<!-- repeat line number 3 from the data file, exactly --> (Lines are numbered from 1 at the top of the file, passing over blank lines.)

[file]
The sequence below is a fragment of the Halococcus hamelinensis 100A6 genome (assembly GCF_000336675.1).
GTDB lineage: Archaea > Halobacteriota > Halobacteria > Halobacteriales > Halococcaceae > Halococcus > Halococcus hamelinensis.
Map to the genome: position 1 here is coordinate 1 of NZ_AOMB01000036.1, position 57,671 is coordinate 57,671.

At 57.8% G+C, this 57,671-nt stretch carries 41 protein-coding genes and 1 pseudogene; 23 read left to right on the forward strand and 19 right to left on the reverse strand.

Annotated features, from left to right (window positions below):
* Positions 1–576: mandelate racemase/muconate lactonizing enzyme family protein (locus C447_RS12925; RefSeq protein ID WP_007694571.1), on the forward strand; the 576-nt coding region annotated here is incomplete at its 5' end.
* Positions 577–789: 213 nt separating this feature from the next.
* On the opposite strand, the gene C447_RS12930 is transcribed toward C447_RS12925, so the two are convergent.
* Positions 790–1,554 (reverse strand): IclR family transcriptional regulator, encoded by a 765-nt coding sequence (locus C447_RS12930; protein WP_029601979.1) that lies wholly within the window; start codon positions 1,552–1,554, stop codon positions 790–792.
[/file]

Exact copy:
Map to the genome: position 1 here is coordinate 1 of NZ_AOMB01000036.1, position 57,671 is coordinate 57,671.